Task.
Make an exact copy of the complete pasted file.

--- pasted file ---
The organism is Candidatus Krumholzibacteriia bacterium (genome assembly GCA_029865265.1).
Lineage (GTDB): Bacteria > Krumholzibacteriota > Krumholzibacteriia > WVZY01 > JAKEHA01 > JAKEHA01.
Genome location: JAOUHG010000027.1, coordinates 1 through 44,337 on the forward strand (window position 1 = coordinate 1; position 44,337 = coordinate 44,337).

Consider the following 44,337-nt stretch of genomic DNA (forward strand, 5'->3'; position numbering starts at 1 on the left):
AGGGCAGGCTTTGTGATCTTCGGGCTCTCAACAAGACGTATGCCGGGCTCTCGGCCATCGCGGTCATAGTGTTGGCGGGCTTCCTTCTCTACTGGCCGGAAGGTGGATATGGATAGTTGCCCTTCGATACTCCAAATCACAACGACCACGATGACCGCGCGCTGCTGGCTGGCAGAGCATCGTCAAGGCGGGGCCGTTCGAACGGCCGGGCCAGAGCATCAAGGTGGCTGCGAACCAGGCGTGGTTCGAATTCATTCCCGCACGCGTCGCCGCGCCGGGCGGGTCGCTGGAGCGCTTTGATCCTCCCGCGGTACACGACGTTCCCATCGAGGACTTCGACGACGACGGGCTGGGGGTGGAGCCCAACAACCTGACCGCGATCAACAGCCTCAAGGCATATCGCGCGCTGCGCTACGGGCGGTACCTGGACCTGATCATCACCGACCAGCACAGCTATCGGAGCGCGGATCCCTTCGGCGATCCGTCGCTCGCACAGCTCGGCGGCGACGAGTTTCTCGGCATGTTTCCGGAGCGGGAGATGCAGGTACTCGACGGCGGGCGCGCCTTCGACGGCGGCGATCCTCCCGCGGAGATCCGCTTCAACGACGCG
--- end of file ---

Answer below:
The organism is Candidatus Krumholzibacteriia bacterium (genome assembly GCA_029865265.1).
Lineage (GTDB): Bacteria > Krumholzibacteriota > Krumholzibacteriia > WVZY01 > JAKEHA01 > JAKEHA01.
Genome location: JAOUHG010000027.1, coordinates 1 through 44,337 on the forward strand (window position 1 = coordinate 1; position 44,337 = coordinate 44,337).

Consider the following 44,337-nt stretch of genomic DNA (forward strand, 5'->3'; position numbering starts at 1 on the left):
AGGGCAGGCTTTGTGATCTTCGGGCTCTCAACAAGACGTATGCCGGGCTCTCGGCCATCGCGGTCATAGTGTTGGCGGGCTTCCTTCTCTACTGGCCGGAAGGTGGATATGGATAGTTGCCCTTCGATACTCCAAATCACAACGACCACGATGACCGCGCGCTGCTGGCTGGCAGAGCATCGTCAAGGCGGGGCCGTTCGAACGGCCGGGCCAGAGCATCAAGGTGGCTGCGAACCAGGCGTGGTTCGAATTCATTCCCGCACGCGTCGCCGCGCCGGGCGGGTCGCTGGAGCGCTTTGATCCTCCCGCGGTACACGACGTTCCCATCGAGGACTTCGACGACGACGGGCTGGGGGTGGAGCCCAACAACCTGACCGCGATCAACAGCCTCAAGGCATATCGCGCGCTGCGCTACGGGCGGTACCTGGACCTGATCATCACCGACCAGCACAGCTATCGGAGCGCGGATCCCTTCGGCGATCCGTCGCTCGCACAGCTCGGCGGCGACGAGTTTCTCGGCATGTTTCCGGAGCGGGAGATGCAGGTACTCGACGGCGGGCGCGCCTTCGACGGCGGCGATCCTCCCGCGGAGATCCGCTTCAACGACGCG